The problem with this perspective is cancel culture isn’t real, at least not in the way people believe it is. Instead, it’s turned into a catch-all for when people in power face consequences for their actions or receive any type of criticism, something that they’re not used to. I’m a black, Muslim woman, and because of social media, marginalized people like myself can express ourselves in a way that was not possible before. That means racist, sexist, and bigoted behavior or remarks don’t fly like they used to. This applies to not only wealthy people or industry leaders but anyone whose privilege has historically shielded them from public scrutiny. Because they can’t handle this cultural shift, they rely on phrases like “cancel culture” to delegitimize the criticism.
I received the following sms purporting to come from a panicked Mbeki appointee. Can it be true?
Am informed that the NWC has resolved as follows: 1. Thabo must go. 2. Baleka to take over. 3. Don’t prefer clauses 89 & 102 cos of possible early election. 4. Committee set up 2 look @ other possibilities including constitutional changes. 5. TM 2 be informed as soon as he’s back. 6. Certain ministers & premiers 2 be approached 2 stay 2 avoid exodus. It is time we move out of our comfort zone & face the reality of us all leaving sooer (sic) than we think!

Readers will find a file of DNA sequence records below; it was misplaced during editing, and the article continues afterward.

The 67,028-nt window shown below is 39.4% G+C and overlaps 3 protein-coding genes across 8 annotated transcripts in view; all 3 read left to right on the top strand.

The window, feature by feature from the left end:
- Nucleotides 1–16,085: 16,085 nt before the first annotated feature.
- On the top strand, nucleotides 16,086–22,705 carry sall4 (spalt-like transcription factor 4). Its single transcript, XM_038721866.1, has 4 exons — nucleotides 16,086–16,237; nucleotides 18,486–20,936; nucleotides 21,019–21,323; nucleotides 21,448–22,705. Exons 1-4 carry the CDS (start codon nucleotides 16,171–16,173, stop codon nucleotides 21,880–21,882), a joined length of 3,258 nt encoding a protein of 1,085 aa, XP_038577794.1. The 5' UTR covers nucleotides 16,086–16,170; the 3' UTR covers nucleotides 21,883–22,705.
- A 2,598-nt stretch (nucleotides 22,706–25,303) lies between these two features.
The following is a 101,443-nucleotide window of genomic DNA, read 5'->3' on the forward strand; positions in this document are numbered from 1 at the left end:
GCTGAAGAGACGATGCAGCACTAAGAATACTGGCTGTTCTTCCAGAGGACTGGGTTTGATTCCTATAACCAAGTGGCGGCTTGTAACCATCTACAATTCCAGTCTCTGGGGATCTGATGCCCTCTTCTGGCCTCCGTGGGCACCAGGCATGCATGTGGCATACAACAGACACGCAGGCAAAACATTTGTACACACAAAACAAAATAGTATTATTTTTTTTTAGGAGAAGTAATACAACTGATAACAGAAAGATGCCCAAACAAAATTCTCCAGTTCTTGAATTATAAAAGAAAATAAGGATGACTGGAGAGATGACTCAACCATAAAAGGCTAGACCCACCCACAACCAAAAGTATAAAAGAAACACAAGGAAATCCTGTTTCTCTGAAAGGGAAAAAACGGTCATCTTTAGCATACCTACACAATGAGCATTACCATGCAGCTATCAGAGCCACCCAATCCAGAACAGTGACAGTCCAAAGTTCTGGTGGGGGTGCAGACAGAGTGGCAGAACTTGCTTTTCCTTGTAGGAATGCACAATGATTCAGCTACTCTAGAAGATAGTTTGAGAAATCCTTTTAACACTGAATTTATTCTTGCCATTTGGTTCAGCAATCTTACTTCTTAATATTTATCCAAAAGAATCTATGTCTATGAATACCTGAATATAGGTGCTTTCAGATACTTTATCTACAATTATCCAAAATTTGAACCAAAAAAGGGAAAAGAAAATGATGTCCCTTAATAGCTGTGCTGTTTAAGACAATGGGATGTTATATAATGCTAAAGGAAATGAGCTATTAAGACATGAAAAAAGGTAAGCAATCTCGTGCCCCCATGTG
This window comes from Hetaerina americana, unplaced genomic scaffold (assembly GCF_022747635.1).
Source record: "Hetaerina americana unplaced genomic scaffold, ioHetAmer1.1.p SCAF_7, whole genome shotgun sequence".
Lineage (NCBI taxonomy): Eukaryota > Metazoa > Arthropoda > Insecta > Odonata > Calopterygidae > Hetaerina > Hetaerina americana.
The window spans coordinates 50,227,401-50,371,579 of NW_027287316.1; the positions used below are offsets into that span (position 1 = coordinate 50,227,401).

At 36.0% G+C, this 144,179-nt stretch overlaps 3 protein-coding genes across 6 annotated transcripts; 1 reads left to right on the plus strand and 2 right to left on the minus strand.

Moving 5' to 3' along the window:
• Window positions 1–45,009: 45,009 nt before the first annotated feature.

I am a bit skeptical that this is what the National Working Committee (NWC) of the ANC really decided. This is because if it true, it suggests the NWC is desperately in need of a constitutional law adviser. (Hey, I won’t charge you guys that much – just ask!)
First, if President Mbeki resigns, the Speaker, Baleka Mbete, cannot take over as Acting President because the Deputy President and then a Minister selected by the cabinet is in line before the Speaker for the job of Acting President if only the President resigns. Second, if the President is removed in terms of section 89 or 102, we do not necessarily have to have an election – as long as a new President is elected by the National Assembly within 30 days of the resignation.
Regardless of the personal drama and tragedy of these events, it is a boon for anyone teaching Constitutional Law. Finally students will be able to see that these provisions in the Constitution relating to the President’s election and dismissal actually mean something!BACK TO TOP